Motivation is an important element of the language learning process. For each of us, language learning motivation is linked to something slightly different but I will try and give you some universal tips on how to stay motivated when learning a foreign language. Hope you’ll find them useful!
Check out my video on this topic as well and don’t forget to subscribe to the 5-Minute Language Youtube channel!
1. Develop your internal language learning motivation
Some of us are motivated by rewards – having a delicious piece of cake or a glass of wine to celebrate an achievement like learning a set of vocabulary or successfully transcribing the lyrics of your favourite song in your target language. Although this can be a nice way of rewarding yourself, such behaviour also carries some risks. For example, it may encourage you to complete tasks or achieve goals even if you’re not actually enjoying the learning process itself. Instead, what you enjoy is the reward. It motivates you in a way that’s external (linked to the reward) rather than internal (linked to your engagement in and satisfaction with the learning process).
Developing your internal language learning motivation is a much more sustainable way of sticking with your language learning goals. One way you can do this is by associating positive experiences with the learning process. Combine language learning with doing things you enjoy. Possibilities are endless – listen to podcasts when exercising, read recipes in your target language if you’re into cooking, read articles about politics in your target language if that’s something you enjoy. That way, the process of learning is a reward in itself and you eliminate the need for any external rewards.
2. Find your favourite learning style
To make the learning process engaging and exciting, you should also identify your preferred learning styles. There’s no point using flashcards if it’s something you hate. If you don’t like to read, get an audiobook instead. The most important thing is not to follow ‘trendy’ learning strategies but ones that work for you.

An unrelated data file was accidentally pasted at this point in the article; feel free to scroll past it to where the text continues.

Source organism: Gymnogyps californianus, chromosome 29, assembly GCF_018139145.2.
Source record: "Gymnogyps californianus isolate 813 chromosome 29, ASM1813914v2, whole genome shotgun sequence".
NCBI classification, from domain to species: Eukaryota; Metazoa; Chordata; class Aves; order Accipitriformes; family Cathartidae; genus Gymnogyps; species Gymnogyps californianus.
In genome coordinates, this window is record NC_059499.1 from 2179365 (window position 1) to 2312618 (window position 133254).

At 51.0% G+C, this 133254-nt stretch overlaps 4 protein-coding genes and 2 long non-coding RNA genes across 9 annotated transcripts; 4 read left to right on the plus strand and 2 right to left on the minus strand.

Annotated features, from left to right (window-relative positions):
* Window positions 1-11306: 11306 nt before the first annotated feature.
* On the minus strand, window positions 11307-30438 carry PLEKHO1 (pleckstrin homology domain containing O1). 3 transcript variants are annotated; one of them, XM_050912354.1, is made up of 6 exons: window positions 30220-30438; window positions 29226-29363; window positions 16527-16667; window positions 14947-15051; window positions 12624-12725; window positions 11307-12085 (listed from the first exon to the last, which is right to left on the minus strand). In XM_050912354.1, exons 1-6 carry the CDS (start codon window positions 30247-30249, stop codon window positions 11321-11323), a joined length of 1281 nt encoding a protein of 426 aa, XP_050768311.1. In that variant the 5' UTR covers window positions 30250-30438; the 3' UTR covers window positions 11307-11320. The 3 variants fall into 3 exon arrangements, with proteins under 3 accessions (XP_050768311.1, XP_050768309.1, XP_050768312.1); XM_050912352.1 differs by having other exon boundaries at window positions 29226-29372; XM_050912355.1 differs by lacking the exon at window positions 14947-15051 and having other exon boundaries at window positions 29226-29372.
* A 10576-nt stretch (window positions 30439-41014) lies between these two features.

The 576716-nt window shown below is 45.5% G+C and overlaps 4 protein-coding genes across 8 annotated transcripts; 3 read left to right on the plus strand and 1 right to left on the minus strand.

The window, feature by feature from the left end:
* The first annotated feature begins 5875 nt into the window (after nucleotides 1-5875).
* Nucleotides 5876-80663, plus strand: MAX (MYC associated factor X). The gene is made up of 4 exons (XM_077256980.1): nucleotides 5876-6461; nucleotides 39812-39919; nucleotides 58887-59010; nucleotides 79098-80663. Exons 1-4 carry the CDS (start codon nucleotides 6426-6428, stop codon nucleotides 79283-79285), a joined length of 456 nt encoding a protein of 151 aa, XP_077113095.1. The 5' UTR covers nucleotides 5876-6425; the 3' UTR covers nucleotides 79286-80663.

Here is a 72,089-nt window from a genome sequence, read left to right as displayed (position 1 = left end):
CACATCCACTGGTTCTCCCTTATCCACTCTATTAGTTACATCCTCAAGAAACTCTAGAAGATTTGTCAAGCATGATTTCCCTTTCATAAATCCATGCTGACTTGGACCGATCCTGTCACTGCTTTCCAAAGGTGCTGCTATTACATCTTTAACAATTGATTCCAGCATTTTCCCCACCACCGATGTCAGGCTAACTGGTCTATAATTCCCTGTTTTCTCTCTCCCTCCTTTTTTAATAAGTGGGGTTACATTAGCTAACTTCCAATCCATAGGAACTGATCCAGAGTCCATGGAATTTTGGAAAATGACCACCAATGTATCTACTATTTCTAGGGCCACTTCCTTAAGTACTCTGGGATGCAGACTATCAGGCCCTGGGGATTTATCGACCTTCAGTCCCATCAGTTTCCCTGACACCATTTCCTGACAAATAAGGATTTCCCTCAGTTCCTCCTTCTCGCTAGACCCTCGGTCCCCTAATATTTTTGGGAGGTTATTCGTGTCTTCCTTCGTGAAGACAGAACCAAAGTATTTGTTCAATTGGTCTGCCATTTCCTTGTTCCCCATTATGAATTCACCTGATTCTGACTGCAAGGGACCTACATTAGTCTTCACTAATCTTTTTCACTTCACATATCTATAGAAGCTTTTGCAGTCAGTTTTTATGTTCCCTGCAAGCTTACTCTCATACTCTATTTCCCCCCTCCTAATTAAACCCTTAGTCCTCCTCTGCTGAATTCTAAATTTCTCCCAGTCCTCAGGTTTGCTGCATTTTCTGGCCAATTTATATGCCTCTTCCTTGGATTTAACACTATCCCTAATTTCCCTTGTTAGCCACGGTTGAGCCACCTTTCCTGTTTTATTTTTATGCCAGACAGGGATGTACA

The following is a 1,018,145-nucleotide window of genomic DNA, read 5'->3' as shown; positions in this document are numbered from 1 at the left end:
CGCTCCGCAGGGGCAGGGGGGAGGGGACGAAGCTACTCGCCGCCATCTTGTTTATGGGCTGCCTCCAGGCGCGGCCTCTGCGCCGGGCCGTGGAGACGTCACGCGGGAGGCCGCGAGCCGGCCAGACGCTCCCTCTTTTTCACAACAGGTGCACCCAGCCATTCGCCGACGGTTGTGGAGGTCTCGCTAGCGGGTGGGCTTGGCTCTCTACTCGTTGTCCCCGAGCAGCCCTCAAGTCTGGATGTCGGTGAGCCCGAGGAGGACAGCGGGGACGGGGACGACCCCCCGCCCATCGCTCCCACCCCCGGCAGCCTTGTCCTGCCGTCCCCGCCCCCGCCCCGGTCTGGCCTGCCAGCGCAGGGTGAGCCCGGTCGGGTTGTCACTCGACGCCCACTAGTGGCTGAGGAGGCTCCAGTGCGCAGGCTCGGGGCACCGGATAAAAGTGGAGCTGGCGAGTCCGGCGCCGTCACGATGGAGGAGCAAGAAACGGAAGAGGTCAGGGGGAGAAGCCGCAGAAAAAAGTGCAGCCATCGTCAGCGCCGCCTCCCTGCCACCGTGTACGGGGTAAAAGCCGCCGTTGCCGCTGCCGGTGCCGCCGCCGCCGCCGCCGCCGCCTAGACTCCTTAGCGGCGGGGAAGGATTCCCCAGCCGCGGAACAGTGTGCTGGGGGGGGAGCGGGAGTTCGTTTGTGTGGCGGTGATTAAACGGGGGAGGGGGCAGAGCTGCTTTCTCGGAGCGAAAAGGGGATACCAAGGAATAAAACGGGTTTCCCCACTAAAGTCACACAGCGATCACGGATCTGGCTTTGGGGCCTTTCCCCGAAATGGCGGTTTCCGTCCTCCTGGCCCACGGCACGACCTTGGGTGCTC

3. Be clear about your goals
Defining your language learning goals is another important element of staying motivated and focused on whatever it is you’re trying to achieve. What does success look like for you? Try to visualise it. Write it down and come back to it regularly to keep the mental image of success fresh in your head. Every time your motivation decreases slightly, remind yourself of what achieving your goals looks and feels like.
4. Remind yourself of why you started
In an article on the Smart Language Learner blog, Kevin Chen talks about “rekindling the fire” that brought you to language learning in the first place. What was it for you – a film you loved, a friend you made, a song you heard? Bring the emotions that led you to take up the language back to your heart. You will see an increase in motivation straight away.
Bonus tip: use the Motivation Journal
The Motivation Journal is a simple tool I’ve created for you guys to help you keep motivated, stay on track with your goals and celebrate your language learning achievements. Make sure you check it out and let me know how you get on!
5. Break down your goals
Achieving fluency can seem very overwhelming, especially when you’re only just starting out. That’s why it’s important to break down your ultimate goal into smaller, more achievable ones. Trying to learn French? Why don’t you see your first three months of learning it as: learning the 100 most common words, learning to introduce yourself, and learning to have basic conversations about the things you like? This seems much more achievable than simply ‘becoming fluent in French’, doesn’t it?
6. Treat learning as a series of ‘projects’